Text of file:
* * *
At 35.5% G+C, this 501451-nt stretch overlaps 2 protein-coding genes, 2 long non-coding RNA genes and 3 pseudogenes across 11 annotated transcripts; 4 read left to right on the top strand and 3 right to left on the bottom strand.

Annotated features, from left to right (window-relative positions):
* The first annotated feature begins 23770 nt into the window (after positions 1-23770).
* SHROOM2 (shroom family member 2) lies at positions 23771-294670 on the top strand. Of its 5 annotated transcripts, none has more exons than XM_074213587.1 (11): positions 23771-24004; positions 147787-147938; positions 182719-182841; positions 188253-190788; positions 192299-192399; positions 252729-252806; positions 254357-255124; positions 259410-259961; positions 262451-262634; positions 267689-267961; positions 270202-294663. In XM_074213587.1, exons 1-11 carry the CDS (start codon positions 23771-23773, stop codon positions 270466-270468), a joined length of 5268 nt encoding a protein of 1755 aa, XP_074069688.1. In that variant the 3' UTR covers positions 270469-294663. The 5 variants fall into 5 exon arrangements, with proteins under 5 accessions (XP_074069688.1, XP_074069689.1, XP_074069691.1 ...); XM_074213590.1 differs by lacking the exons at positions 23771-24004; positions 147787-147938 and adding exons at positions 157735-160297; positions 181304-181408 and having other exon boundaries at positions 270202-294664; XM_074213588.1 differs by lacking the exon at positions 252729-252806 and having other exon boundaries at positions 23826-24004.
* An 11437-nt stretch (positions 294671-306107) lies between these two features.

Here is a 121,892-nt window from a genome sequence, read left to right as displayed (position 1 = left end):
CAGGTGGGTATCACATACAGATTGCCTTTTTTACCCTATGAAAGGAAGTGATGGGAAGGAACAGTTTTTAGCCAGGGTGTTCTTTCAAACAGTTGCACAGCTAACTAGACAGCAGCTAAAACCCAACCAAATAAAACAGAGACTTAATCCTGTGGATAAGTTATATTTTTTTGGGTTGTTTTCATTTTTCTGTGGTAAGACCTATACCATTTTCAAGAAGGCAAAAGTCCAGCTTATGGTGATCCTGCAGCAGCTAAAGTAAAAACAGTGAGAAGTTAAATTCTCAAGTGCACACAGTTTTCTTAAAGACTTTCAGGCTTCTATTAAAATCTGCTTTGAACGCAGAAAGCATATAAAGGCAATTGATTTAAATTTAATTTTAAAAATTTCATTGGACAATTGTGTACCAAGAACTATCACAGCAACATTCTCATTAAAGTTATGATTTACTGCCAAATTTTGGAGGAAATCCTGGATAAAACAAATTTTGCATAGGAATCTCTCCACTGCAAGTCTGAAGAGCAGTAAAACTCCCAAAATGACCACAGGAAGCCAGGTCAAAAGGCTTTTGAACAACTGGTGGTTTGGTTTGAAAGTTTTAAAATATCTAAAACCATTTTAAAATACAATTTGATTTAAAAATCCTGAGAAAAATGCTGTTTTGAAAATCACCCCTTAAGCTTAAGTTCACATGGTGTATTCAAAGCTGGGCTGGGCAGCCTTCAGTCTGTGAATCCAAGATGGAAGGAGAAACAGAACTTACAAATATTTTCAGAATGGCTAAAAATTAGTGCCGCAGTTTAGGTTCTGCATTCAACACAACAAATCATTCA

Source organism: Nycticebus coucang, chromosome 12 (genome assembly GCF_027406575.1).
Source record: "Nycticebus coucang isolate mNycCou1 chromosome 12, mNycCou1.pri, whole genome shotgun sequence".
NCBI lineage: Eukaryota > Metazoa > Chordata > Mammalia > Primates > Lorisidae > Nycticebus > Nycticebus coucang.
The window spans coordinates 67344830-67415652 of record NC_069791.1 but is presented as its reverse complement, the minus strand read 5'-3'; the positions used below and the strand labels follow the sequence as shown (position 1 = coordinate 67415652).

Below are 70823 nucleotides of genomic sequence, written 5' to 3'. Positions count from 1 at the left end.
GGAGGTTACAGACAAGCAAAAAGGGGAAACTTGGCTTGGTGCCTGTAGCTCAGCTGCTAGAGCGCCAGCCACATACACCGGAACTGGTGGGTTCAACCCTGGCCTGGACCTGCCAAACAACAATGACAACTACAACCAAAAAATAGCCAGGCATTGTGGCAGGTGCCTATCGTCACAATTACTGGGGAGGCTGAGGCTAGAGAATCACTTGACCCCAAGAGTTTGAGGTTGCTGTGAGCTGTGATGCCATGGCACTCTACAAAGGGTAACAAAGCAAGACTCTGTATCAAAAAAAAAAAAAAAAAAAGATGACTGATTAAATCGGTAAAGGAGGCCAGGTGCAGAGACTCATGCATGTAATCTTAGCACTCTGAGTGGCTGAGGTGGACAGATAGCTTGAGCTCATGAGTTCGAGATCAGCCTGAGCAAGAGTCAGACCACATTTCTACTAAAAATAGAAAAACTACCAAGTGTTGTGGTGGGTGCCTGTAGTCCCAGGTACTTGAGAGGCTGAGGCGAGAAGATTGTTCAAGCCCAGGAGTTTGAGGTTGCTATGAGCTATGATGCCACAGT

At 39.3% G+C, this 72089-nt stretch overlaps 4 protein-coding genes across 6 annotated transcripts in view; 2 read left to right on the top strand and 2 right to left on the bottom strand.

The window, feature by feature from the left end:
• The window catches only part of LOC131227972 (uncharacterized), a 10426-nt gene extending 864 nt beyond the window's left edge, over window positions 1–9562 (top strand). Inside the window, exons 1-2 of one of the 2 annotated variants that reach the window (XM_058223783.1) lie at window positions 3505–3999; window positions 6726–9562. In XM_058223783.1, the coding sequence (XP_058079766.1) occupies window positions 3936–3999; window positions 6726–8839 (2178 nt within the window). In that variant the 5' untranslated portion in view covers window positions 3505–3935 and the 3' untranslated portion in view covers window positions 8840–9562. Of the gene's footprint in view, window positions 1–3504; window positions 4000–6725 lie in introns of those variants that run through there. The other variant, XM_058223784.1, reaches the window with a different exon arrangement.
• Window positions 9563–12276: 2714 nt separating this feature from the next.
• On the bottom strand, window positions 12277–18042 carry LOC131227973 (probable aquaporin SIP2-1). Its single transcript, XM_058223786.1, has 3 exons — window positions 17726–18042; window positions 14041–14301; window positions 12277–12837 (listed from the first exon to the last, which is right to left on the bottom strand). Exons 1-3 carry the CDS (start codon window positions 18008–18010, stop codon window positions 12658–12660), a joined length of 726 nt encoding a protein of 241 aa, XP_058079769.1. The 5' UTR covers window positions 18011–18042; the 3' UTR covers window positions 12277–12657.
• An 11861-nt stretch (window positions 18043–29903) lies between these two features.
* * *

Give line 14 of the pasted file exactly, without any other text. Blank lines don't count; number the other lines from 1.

At 39.3% G+C, this 72089-nt stretch overlaps 4 protein-coding genes across 6 annotated transcripts in view; 2 read left to right on the top strand and 2 right to left on the bottom strand.